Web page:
Instead I drew my daughters face and guessed at what years might have done to her features. I imagined my ceiling contained all the stars. My food slot became a patio door and I wrote what I found meaningful on the walls of my cell. I had the ability to notice and converse about the flowers in the nurse’s office. They became a flavour in my mind that remains still. I cannot rationally explain why when I was most likely to be suicidal I was instead fully alive any more than I can explain the opposite.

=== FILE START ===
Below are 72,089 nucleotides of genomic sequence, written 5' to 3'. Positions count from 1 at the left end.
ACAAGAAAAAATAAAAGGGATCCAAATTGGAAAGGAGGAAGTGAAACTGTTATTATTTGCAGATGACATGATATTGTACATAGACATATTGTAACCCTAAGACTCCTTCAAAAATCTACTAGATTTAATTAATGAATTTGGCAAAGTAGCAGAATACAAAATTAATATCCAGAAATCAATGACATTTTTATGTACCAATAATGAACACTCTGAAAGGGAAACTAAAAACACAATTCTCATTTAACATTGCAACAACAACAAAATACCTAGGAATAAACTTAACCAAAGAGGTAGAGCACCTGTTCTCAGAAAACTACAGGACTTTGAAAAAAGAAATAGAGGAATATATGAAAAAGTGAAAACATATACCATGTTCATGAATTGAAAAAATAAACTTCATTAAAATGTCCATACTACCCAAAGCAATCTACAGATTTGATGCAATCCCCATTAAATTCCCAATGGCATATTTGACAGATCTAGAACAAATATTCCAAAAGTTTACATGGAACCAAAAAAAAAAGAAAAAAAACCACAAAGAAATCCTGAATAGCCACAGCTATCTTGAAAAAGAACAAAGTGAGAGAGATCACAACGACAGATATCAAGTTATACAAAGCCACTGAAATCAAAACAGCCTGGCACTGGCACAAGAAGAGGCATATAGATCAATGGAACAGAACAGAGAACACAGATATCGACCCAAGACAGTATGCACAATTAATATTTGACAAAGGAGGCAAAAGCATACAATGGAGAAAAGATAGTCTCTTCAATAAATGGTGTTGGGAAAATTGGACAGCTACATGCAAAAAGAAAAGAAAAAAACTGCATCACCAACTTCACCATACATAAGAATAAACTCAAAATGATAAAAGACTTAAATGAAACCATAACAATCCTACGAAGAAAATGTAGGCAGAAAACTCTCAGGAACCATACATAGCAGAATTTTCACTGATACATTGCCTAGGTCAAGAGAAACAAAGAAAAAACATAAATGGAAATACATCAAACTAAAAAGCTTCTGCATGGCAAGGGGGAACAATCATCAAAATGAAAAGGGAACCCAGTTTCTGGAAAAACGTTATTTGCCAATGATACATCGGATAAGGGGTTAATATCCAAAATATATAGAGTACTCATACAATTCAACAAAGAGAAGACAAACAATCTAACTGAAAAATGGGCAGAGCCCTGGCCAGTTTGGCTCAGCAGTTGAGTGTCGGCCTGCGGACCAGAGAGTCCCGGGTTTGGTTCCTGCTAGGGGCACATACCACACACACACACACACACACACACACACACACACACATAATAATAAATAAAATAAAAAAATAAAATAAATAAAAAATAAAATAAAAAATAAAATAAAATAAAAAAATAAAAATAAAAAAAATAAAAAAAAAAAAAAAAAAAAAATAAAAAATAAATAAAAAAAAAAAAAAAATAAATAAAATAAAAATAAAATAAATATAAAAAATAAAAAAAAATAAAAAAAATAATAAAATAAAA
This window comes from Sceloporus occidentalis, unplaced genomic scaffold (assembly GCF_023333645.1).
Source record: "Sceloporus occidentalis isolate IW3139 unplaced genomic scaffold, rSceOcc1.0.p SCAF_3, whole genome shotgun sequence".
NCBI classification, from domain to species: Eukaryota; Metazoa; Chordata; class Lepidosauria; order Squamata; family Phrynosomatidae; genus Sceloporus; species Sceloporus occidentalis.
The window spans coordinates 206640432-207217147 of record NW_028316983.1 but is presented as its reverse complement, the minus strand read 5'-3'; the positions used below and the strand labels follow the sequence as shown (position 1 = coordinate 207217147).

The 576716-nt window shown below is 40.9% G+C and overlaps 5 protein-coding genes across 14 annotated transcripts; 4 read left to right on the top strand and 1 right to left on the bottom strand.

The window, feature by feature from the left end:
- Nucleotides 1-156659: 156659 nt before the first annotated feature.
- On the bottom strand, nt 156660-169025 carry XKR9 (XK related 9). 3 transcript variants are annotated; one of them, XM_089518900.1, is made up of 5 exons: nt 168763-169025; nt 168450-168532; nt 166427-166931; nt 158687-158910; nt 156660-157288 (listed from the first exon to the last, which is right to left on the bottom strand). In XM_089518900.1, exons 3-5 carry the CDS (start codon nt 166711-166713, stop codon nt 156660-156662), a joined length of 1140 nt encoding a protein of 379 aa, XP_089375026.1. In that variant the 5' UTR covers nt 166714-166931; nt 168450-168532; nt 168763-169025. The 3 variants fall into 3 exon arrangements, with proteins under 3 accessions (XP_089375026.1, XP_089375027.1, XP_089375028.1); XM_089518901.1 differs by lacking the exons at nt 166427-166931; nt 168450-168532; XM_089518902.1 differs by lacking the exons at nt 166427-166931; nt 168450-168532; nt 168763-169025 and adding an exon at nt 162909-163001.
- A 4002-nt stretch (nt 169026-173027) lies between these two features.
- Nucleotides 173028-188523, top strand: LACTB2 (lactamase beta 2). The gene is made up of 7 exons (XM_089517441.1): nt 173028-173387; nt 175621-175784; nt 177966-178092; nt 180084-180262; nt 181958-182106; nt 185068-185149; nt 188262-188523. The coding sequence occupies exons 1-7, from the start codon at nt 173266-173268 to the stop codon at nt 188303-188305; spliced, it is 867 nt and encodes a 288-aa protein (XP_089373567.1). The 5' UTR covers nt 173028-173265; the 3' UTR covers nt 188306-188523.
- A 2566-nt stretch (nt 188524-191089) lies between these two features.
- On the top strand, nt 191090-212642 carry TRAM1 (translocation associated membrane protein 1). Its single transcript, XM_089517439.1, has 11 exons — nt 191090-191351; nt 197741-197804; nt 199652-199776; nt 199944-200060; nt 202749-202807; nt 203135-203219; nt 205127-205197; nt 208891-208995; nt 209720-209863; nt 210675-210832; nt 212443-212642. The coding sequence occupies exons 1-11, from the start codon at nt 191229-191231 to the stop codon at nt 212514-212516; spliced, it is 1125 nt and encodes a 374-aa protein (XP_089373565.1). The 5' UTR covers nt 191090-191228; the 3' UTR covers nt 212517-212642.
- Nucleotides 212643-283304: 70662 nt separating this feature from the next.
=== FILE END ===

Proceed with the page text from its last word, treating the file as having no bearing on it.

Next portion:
There are moments where some cannot notice the fragrances of life. I don’t think it remains for others to condemn someone for that inability. I usually ride out my suicidal feelings. This too shall pass works for me. Eventually and always I return to some point where I find that one good thing. I can once again see the significance of saving even an inch of a finger. What if that little bit comes in handy? What if it has a use or a purpose? Can it not touch a face?

    For now it has reattached itself as something to write about. I don’t have a remedy for suicide but maybe something I have written dusts off a little peace, humour or hope for someone.